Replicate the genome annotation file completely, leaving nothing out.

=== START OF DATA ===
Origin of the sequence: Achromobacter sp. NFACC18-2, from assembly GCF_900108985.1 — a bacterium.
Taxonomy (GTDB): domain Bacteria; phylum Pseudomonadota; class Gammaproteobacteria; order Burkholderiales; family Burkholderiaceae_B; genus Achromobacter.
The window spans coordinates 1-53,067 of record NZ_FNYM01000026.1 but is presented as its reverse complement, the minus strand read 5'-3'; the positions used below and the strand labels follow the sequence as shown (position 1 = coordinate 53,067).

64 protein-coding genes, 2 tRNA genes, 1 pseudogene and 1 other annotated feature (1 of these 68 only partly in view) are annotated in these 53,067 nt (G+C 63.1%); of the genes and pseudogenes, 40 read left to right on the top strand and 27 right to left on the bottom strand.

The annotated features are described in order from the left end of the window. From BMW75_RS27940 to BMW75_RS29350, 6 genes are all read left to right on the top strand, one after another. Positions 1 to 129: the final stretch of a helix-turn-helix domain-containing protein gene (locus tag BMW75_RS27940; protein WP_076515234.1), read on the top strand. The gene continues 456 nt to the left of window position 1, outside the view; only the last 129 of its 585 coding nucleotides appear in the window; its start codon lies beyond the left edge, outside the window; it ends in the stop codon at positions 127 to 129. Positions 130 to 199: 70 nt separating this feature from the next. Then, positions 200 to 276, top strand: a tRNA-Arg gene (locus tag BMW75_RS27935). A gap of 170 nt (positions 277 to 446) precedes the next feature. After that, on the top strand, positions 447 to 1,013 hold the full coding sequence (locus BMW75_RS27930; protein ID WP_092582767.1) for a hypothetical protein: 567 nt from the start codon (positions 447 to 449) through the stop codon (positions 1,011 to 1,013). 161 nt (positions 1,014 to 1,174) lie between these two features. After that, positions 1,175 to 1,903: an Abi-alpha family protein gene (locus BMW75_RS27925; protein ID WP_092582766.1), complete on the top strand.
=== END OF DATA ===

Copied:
Origin of the sequence: Achromobacter sp. NFACC18-2, from assembly GCF_900108985.1 — a bacterium.
Taxonomy (GTDB): domain Bacteria; phylum Pseudomonadota; class Gammaproteobacteria; order Burkholderiales; family Burkholderiaceae_B; genus Achromobacter.
The window spans coordinates 1-53,067 of record NZ_FNYM01000026.1 but is presented as its reverse complement, the minus strand read 5'-3'; the positions used below and the strand labels follow the sequence as shown (position 1 = coordinate 53,067).

64 protein-coding genes, 2 tRNA genes, 1 pseudogene and 1 other annotated feature (1 of these 68 only partly in view) are annotated in these 53,067 nt (G+C 63.1%); of the genes and pseudogenes, 40 read left to right on the top strand and 27 right to left on the bottom strand.

The annotated features are described in order from the left end of the window. From BMW75_RS27940 to BMW75_RS29350, 6 genes are all read left to right on the top strand, one after another. Positions 1 to 129: the final stretch of a helix-turn-helix domain-containing protein gene (locus tag BMW75_RS27940; protein WP_076515234.1), read on the top strand. The gene continues 456 nt to the left of window position 1, outside the view; only the last 129 of its 585 coding nucleotides appear in the window; its start codon lies beyond the left edge, outside the window; it ends in the stop codon at positions 127 to 129. Positions 130 to 199: 70 nt separating this feature from the next. Then, positions 200 to 276, top strand: a tRNA-Arg gene (locus tag BMW75_RS27935). A gap of 170 nt (positions 277 to 446) precedes the next feature. After that, on the top strand, positions 447 to 1,013 hold the full coding sequence (locus BMW75_RS27930; protein ID WP_092582767.1) for a hypothetical protein: 567 nt from the start codon (positions 447 to 449) through the stop codon (positions 1,011 to 1,013). 161 nt (positions 1,014 to 1,174) lie between these two features. After that, positions 1,175 to 1,903: an Abi-alpha family protein gene (locus BMW75_RS27925; protein ID WP_092582766.1), complete on the top strand.